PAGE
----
I agree with Bill and OFD. I am not at all interested in zero-sum sports. It is pretty clear that it incites stupidity, severe anger, and resentment among both participants and fans. Indiana went to class basketball for high school contests a couple decades ago, and although the games are no longer as interesting, it has altogether eliminated the inter-school fights and hooliganism that used to surround the games. For instance, in my parents’ generation, you took your life into your hands if you attended a Tiny Town game in Muncie against Muncie Central. Kids (both guys and girls) would be accosted and beat up, sometimes leaving lifelong marks or disabilities from the fight. (Essentially, I grew up in Indy, and thus was not exposed to that rivalry.) Nowadays, kids could care less about class basketball, do not attend the games, and have no ill feelings at all about out-of-town sports competitors.

    But, back to the so-called K-factor, since only a very small percentage of people have this component, the vast majority of people are completely excluded from ever being Olympic competitors. It is not a contest to find the best athlete from everyone in the world, it is a contest only between the K-factor people of the world. If everyone knew that, who would care anything about the Olympics at all?

  35. I have become severely afflicted with the Z-factor, z’s being what I do now whenever I am confronted by any major pro sport or Olympic competition.

    High school and college team sports may be dying out now along with the newspapers and airlines. Especially after the stuff at Penn State and the ongoing scandals of gang-bangers in a lot of programs and much funny money spilling around. Good riddance. Intramural is one thing but the craziness that Chuck describes has gotta go.

  36. Are you sure we weren’t separated at birth, OFD? Aside from you being ten years older than me, that is.

  37. brad wrote:

    “What I don’t get about the anti-abortion types: it is just beyond my comprehension that they feel justified in imposing their religious view on everyone else.”

    Abortion isn’t always a religious issue. I’m a believer but ambivalent about it. Some quite religious folks are pro-choice. On the other hand some atheists are/were pro-life. For instance this guy:

    http://en.wikipedia.org/wiki/Bernard_Nathanson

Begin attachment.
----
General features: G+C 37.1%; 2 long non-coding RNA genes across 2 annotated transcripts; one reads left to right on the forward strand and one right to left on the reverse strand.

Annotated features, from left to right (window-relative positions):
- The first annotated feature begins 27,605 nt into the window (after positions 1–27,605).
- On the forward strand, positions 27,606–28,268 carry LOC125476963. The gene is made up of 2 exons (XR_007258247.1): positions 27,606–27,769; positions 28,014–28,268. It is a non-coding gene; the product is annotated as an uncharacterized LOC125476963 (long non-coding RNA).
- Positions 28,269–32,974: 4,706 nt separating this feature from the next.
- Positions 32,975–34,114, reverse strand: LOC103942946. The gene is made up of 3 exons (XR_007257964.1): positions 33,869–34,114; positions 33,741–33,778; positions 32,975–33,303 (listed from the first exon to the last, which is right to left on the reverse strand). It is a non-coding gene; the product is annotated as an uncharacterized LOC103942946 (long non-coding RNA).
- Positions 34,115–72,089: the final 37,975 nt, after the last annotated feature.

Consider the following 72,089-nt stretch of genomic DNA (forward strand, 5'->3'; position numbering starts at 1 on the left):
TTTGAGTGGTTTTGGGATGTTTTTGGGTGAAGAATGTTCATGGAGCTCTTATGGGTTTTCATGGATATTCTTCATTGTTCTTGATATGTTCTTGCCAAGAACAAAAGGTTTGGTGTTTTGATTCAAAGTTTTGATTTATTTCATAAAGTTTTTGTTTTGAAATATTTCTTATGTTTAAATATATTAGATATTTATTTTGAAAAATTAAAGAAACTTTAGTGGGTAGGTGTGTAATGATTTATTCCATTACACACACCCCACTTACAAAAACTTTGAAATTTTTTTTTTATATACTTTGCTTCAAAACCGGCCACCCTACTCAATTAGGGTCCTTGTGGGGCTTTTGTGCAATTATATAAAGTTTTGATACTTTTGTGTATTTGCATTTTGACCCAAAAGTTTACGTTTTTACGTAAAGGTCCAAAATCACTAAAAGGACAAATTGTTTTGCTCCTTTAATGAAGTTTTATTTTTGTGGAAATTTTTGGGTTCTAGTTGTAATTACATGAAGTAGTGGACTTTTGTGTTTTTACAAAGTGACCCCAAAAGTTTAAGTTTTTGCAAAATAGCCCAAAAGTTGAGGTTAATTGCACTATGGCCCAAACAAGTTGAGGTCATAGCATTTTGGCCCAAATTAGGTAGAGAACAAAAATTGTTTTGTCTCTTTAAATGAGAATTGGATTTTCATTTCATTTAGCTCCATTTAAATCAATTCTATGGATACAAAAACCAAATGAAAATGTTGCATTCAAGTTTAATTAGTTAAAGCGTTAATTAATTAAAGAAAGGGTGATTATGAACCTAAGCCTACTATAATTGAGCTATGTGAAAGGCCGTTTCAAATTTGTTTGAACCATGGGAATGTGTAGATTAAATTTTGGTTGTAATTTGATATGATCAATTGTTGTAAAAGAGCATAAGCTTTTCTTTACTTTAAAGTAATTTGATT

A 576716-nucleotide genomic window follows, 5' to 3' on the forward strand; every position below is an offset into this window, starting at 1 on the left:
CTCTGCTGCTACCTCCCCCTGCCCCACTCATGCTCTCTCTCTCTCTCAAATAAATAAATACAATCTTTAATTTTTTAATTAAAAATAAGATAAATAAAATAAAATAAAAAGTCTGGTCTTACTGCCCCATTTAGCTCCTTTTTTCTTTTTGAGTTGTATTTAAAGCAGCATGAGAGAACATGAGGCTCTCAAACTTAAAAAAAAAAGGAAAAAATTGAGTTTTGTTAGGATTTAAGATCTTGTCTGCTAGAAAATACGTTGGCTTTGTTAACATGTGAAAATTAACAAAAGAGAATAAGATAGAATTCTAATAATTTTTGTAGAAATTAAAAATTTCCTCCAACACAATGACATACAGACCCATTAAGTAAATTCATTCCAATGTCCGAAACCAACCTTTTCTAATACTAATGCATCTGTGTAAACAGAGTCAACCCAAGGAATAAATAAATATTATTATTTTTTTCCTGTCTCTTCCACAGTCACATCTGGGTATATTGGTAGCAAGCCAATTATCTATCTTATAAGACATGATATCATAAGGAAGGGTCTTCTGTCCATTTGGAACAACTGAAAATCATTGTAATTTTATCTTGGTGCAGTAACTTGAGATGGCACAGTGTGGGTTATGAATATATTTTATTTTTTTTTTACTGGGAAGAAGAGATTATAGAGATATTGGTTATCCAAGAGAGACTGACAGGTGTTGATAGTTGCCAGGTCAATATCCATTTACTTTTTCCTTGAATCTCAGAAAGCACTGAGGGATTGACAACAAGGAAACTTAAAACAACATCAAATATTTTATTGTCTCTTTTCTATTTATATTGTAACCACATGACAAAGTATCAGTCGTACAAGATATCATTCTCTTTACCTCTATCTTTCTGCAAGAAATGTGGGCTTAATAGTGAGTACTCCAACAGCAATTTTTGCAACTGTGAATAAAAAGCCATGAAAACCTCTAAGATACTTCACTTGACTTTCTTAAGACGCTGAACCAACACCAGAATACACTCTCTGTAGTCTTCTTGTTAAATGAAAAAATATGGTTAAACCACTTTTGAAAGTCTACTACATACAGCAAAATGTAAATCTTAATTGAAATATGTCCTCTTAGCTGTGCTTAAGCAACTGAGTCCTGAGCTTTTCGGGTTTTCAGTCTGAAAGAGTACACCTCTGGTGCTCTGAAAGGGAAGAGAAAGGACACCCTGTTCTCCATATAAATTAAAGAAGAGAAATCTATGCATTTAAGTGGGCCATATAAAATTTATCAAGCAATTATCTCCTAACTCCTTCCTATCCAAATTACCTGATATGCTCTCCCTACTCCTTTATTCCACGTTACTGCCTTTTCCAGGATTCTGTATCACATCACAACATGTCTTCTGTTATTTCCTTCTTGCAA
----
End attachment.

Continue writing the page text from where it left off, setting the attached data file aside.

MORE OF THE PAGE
who was a “Jewish atheist” who performed over 60,000 abortions, became pro-life while remaining an athiest, and at least 10 years after that became a Catholic.

    Anyway, if human life does, in fact, begin before birth then being pro-life is rational. (Unlike the idiot in Missouri.)

  38. RBT wrote:

    “As to Armstrong, my position has always been that athletes should be free to ruin their health by taking any drugs they want to.”

    Sure, people should be able to take any drugs they like, but if they sign up for a sporting contest with well stated rules they should obey them. Allowing Armstrong to keep the medals he won by cheating is like giving him a 500 yard head start each day.

  39. Red Chuck wrote:

    “…I am coming to believe we live in a much more repressive society than my Soviet friends ever actually did.”

    Yeah? You might think differently if you have to queue ’round the block for everything.

  40. OFD wrote:

    “I say fie upon professional sports…”

    I do NOT say fie upon the world’s premier sport: women’s beach volleyball… 🙂

  41. Whoops! My bad! Greg is correct: Fie upon all pro sports EXCEPT women’s beach volleyball! Agreed, sir!

  42. Miles_Teg says:

    Red Chuck wrote:

    “…I am coming to believe we live in a much more repressive society than my Soviet friends ever actually did.”

    Yeah? You might think differently if you have to queue ’round the block for everything.

    That is exactly what my Russian-raised friends were laughing about. Such queues, they have told me, were fiction on the part of those reporting it over here. The queues were in the same place there as they were here: government offices and doctor’s offices. Queuing for bread? If there was one thing that was plentiful in Russian life during the Cold War, one fellow told me, it was bread.

  43. “Man does not live by bread alone…”

    I know they had queues round the block there – I saw it in the movie Gorky Park.

    Well, they may have had lots of bread, but would you have wanted to drive one of their cars, use one of their refrigerators, etc? Kim Philby, who betrayed Britain to spy for the Soviets, said he *liked* the shortages because he enjoyed hunting things down that were in short supply. Since he was a good Stalinist he was hardly likely to make stuff up like that if the Soviet Union was a cornucopia.

    You know, of course, that they re-used syringes, unless you were a member of the Nomenklatura? And saw a documentary (faked by the CIA I hear you say) where women were getting abortions in the USSR. They rinsed the surgical instruments with tap water between each patient. When Chernobyl blew the Nomenklatura were warned to get Iodine to prevent the radioactive isotope from accumulating. Too bad there wasn’t enough for the proletariat.